It is relatively common for a 501(c)(3) nonprofit organization to unintentionally drift away from its mission. This concept is referred to as “Mission Drift”.
There are a number of signs that reveal an organization is suffering from this problem, including: large turnover of board members and/ or staff; obscurity as to what your organization’s mission is; and becoming stagnant.
One of the most common signs is seeking funding first and building programs around that funding. This can happen with organizations of all sizes, but often becomes an attractive option for organizations that may face financial hurdles. After all, desperate times call for desperate measures, right?
Let’s look at this scenario: Although your organization is organized to provide mentoring and enrichment opportunities for underserved adolescents, you come across and apply for grants that serve low-income seniors in underserved areas. This funding can get you over your hump and keep the doors to your nonprofit open. While your efforts may be valiant, this is a dangerous road to go down.
Other than philosophical and ethical reasons, you do NOT want this to happen. Significant changes to your programming may result in significant changes to your exempt purpose. This is something that will NEED to be reported to the IRS, as when you are given tax-exempt status, it is specifically to facilitate your organization in carrying out the purposes you indicate you are organized for. Change that purpose and fail to notify the IRS appropriately? You will run into problems.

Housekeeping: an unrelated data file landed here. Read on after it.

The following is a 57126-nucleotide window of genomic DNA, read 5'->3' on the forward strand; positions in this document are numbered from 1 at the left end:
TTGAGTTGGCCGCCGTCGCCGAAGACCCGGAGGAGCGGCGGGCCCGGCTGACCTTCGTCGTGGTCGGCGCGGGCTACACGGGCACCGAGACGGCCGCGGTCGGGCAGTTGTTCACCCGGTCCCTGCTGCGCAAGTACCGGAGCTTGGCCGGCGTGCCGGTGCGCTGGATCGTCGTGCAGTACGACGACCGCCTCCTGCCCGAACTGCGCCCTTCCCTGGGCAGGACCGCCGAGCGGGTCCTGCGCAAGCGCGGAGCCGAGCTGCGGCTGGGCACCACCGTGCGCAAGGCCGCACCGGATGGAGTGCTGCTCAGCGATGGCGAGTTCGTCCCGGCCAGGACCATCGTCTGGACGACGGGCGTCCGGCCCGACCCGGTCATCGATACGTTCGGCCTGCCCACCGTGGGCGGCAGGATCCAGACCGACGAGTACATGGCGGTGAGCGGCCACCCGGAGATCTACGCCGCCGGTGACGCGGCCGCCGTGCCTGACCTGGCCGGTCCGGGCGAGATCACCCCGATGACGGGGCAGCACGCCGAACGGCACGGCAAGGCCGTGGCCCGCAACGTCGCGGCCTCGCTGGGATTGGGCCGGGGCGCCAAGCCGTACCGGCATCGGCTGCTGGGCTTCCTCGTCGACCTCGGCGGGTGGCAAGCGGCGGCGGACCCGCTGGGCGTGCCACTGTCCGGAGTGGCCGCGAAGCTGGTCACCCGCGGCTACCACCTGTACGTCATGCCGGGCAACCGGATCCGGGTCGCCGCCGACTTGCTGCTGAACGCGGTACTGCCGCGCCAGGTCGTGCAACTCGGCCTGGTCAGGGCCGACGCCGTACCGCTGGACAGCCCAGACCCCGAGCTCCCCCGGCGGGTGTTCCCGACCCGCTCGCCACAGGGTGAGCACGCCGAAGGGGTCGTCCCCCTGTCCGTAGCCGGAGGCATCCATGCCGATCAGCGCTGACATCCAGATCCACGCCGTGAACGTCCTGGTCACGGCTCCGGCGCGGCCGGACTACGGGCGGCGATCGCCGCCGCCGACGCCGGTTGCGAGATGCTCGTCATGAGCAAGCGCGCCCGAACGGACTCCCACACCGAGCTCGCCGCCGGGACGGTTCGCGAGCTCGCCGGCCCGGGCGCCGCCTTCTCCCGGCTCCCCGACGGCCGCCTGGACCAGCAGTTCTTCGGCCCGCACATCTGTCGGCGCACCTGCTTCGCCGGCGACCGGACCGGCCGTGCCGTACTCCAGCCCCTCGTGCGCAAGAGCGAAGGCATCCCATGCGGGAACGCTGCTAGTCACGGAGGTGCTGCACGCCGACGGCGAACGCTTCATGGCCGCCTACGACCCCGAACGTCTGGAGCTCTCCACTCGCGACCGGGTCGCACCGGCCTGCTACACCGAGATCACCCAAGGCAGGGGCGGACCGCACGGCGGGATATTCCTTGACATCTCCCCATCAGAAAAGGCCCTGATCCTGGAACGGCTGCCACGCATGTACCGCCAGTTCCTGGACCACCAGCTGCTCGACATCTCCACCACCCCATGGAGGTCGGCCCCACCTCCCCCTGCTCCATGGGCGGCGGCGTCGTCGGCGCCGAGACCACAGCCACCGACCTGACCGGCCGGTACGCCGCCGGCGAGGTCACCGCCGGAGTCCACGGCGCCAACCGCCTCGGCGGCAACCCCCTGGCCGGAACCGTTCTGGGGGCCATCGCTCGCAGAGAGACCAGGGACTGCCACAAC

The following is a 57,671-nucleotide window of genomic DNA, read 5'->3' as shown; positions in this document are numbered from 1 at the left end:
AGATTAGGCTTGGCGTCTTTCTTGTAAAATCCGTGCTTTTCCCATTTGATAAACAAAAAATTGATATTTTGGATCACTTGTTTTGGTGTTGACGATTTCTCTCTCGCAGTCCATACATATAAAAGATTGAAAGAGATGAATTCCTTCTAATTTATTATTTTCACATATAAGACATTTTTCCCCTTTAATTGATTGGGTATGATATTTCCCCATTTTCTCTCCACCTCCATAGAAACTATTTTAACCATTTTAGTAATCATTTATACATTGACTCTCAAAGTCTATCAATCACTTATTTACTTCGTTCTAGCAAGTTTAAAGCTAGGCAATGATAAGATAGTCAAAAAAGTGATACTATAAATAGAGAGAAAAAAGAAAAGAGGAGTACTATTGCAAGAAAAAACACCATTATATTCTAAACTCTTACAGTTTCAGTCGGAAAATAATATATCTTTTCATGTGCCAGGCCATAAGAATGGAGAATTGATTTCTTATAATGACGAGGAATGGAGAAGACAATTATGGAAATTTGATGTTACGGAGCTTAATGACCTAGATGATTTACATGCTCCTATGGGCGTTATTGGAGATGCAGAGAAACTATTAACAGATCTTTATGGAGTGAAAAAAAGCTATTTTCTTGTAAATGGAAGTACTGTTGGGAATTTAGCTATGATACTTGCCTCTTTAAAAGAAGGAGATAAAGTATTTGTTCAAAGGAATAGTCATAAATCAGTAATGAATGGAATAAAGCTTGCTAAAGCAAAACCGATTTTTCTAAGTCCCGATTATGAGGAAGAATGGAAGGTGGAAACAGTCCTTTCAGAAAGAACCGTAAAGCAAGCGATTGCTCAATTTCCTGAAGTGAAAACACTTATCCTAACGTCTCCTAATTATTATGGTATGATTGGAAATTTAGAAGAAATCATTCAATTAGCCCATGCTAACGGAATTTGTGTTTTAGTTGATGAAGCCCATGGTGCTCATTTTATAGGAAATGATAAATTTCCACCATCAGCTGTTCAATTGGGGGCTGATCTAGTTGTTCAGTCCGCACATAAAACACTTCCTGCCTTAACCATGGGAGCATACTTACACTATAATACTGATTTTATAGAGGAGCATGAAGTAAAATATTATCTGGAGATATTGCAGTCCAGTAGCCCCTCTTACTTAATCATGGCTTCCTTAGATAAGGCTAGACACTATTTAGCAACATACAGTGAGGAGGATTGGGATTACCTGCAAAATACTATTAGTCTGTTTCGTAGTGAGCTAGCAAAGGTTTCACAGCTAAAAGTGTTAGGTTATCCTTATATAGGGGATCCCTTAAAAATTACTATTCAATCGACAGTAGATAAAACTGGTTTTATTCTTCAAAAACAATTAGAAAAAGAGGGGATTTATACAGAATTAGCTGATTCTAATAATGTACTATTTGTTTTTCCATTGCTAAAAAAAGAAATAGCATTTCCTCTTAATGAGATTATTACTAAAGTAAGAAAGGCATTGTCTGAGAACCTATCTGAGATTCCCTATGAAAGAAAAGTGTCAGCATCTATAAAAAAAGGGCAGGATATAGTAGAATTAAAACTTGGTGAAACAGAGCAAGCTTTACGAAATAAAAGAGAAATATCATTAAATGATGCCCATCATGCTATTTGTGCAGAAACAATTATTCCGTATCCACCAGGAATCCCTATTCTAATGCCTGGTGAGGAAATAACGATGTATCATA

Now, all scenarios may not be as obvious the one above- which is why you must be aware of this problem and be proactive in preventing it. Do NOT fall victim to Mission Drift! Need some pointers on what to do to ensure this doesn’t happen? Contact C&G to assist you TODAY!
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